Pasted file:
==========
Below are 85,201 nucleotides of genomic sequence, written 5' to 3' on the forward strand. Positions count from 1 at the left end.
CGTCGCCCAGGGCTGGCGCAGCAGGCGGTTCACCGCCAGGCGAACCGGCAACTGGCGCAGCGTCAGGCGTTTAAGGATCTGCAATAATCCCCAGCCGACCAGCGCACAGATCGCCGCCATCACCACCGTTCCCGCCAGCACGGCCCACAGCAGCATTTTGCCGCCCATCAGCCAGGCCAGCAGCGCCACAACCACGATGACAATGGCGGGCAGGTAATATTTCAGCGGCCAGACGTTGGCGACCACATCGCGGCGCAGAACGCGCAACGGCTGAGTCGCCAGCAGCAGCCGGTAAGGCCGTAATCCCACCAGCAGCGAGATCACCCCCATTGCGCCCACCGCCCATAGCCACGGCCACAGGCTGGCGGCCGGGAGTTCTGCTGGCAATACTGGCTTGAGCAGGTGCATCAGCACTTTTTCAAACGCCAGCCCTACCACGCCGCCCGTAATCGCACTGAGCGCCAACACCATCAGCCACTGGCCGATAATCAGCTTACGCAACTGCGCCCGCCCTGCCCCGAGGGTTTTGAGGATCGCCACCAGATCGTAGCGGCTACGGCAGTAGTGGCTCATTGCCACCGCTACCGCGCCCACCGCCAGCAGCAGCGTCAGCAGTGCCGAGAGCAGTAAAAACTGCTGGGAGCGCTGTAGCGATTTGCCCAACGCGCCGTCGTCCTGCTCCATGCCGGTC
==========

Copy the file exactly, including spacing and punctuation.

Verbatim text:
Below are 85,201 nucleotides of genomic sequence, written 5' to 3' on the forward strand. Positions count from 1 at the left end.
CGTCGCCCAGGGCTGGCGCAGCAGGCGGTTCACCGCCAGGCGAACCGGCAACTGGCGCAGCGTCAGGCGTTTAAGGATCTGCAATAATCCCCAGCCGACCAGCGCACAGATCGCCGCCATCACCACCGTTCCCGCCAGCACGGCCCACAGCAGCATTTTGCCGCCCATCAGCCAGGCCAGCAGCGCCACAACCACGATGACAATGGCGGGCAGGTAATATTTCAGCGGCCAGACGTTGGCGACCACATCGCGGCGCAGAACGCGCAACGGCTGAGTCGCCAGCAGCAGCCGGTAAGGCCGTAATCCCACCAGCAGCGAGATCACCCCCATTGCGCCCACCGCCCATAGCCACGGCCACAGGCTGGCGGCCGGGAGTTCTGCTGGCAATACTGGCTTGAGCAGGTGCATCAGCACTTTTTCAAACGCCAGCCCTACCACGCCGCCCGTAATCGCACTGAGCGCCAACACCATCAGCCACTGGCCGATAATCAGCTTACGCAACTGCGCCCGCCCTGCCCCGAGGGTTTTGAGGATCGCCACCAGATCGTAGCGGCTACGGCAGTAGTGGCTCATTGCCACCGCTACCGCGCCCACCGCCAGCAGCAGCGTCAGCAGTGCCGAGAGCAGTAAAAACTGCTGGGAGCGCTGTAGCGATTTGCCCAACGCGCCGTCGTCCTGCTCCATGCCGGTC